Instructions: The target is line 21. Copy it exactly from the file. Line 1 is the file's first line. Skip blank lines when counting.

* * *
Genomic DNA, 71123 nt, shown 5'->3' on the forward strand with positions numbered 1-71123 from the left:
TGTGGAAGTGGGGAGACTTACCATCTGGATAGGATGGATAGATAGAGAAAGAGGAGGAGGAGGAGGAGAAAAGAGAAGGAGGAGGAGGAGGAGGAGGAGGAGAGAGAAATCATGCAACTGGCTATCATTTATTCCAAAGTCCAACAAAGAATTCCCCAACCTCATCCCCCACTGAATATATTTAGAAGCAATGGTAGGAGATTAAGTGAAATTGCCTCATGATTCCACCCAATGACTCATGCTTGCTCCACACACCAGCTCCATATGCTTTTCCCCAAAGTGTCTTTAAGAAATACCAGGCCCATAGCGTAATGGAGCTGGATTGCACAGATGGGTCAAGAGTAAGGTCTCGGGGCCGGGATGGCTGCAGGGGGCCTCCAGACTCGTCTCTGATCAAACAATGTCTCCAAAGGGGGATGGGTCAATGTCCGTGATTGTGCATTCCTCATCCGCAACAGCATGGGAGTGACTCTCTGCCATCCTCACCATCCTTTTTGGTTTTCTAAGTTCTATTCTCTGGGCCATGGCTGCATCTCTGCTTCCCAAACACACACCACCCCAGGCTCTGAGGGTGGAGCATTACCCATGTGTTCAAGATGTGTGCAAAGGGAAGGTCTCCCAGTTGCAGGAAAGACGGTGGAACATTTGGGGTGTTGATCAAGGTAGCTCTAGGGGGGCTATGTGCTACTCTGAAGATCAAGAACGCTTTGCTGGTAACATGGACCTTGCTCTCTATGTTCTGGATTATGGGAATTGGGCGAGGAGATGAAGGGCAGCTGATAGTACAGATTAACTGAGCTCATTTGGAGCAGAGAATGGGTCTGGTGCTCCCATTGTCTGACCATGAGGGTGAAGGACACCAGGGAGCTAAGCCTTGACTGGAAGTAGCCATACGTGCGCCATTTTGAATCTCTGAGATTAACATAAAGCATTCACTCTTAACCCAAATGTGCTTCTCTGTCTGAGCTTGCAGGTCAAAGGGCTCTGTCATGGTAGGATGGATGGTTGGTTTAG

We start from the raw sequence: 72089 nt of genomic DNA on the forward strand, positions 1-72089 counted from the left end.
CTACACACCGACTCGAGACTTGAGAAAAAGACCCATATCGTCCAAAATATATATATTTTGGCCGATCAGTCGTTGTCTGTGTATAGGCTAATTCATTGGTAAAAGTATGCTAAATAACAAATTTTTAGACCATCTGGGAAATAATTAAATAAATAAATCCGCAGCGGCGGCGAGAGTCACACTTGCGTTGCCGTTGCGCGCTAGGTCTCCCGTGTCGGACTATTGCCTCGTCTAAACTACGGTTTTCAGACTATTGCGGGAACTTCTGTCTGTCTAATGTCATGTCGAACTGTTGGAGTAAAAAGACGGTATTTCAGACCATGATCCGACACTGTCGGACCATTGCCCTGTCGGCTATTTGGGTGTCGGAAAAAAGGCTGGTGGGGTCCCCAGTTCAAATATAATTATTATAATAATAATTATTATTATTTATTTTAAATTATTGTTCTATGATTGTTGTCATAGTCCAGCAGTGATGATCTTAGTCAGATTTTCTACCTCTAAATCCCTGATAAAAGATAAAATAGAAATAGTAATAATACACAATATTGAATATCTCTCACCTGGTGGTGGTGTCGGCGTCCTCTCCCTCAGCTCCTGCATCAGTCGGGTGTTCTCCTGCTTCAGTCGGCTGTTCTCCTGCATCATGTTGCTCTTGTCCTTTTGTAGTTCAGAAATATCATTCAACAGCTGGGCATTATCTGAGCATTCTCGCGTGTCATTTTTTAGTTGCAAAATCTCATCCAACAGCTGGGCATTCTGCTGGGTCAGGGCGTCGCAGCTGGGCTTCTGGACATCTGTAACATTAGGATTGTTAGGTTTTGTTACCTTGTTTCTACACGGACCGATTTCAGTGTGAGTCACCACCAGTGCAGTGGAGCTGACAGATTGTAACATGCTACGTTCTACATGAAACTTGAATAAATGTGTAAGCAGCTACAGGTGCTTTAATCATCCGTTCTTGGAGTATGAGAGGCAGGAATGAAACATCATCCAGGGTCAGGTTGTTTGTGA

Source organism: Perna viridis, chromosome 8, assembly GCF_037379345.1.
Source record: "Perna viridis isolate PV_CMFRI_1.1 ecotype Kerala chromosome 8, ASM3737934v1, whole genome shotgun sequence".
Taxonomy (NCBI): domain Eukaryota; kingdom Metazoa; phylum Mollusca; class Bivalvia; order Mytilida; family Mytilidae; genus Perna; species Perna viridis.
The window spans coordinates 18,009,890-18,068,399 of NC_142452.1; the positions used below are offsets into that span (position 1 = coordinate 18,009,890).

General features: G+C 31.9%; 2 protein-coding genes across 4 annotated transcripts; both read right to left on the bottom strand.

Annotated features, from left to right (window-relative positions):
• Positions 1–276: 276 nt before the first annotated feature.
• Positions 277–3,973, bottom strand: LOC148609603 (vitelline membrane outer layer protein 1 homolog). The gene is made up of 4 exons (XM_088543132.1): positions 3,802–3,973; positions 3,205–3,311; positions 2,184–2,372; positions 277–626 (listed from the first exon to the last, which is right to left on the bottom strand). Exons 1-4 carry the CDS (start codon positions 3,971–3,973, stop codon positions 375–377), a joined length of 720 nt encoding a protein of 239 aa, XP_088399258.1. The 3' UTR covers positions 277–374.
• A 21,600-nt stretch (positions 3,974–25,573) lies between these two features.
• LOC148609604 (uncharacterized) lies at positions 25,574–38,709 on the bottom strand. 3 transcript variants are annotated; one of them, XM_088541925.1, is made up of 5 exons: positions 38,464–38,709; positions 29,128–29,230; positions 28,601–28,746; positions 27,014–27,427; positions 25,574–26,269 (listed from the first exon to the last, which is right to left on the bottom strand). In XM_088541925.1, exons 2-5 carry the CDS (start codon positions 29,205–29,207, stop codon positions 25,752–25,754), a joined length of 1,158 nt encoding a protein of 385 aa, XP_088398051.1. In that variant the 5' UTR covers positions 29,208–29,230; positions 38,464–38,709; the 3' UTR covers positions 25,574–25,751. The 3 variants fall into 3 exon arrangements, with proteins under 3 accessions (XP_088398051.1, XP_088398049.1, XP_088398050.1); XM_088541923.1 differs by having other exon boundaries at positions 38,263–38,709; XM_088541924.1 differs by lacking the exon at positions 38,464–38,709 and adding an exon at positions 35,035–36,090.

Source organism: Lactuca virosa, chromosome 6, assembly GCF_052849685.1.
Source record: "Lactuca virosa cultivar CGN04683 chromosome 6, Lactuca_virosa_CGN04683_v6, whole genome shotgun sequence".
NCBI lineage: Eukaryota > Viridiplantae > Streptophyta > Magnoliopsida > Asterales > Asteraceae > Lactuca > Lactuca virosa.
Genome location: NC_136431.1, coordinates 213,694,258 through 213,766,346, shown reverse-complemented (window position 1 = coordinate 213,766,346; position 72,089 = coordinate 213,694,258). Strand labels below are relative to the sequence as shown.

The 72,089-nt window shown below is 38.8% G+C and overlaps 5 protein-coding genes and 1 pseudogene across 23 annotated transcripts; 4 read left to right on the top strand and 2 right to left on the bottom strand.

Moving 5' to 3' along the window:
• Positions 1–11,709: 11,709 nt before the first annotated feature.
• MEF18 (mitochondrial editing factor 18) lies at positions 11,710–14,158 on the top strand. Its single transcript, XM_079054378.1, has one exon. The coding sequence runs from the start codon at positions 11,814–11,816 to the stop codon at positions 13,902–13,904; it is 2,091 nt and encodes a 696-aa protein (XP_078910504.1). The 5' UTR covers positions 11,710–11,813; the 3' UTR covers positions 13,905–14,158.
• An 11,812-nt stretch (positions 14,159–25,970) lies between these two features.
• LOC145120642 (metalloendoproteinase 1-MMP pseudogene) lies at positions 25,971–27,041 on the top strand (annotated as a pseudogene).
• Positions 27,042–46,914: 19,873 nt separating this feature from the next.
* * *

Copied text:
• Positions 1–11,709: 11,709 nt before the first annotated feature.